In popular culture and even in the press, few criminals are portrayed as sympathetically as the art forger. More often than not, the forger is a wily anti-hero, using his or her incredible talents to fool the unsuspecting elites of the art world. However, forgeries and fakes don’t just affect collectors when they throw a dangerous and destabilizing wrench in the art market. Fakes and forgeries can undermine public museum holdings and warp our understanding of artists and their work.
Taking a cue from The Unvarnished Truth: Exploring the Material History of Paintings, this talk will focus on the techniques used to identify fakes and forgeries from material analysis and connoisseurship to archival sleuthing. We will examine several fascinating cases involving Canadian artists and Van Gogh, whose work can be seen in The Unvarnished Truth.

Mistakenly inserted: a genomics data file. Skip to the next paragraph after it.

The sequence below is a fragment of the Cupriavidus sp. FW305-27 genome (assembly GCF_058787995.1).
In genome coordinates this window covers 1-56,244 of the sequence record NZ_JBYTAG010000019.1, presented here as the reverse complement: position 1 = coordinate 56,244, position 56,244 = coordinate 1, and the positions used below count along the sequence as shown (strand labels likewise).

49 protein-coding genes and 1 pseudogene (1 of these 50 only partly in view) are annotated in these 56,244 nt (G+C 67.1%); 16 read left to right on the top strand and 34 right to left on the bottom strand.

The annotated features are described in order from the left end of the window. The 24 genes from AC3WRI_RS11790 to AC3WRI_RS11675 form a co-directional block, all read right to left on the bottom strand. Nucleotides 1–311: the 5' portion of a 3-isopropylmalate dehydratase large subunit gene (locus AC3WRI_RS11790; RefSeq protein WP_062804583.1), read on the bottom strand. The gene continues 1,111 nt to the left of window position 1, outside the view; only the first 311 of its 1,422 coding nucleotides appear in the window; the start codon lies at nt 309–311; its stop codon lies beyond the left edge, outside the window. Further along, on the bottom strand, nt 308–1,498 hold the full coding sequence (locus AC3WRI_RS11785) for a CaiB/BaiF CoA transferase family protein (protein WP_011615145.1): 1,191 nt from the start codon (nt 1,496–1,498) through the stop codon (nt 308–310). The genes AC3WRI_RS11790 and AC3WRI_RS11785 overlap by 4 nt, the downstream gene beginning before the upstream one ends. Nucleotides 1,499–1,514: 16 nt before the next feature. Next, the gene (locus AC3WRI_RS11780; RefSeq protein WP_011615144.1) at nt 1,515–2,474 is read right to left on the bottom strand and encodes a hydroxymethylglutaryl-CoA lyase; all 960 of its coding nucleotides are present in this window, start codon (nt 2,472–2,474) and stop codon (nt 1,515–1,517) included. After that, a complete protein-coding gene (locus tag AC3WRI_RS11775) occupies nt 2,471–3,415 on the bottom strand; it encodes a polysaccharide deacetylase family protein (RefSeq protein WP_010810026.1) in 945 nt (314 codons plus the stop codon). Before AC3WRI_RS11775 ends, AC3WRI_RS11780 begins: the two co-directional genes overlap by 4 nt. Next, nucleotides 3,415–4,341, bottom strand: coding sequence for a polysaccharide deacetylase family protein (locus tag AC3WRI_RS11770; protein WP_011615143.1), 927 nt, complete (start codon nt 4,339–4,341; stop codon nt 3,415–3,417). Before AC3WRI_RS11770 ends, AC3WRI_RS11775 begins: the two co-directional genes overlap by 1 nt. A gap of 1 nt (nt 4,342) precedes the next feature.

Sarah Parsons is Associate Professor of Art History in the Department of Visual Arts and Art History at York University, where she teaches courses in art crime, modern art, and the history and theory of photography. She has conducted Nazi era provenance research for the Art Gallery of Ontario and served as the lead art research consultant for the legal team of the Beaverbrook Art Gallery in its legal battle with the Beaverbrook Foundation. Her current book project is Feeling Exposed: the Interconnected Modern Histories of Privacy and Photography.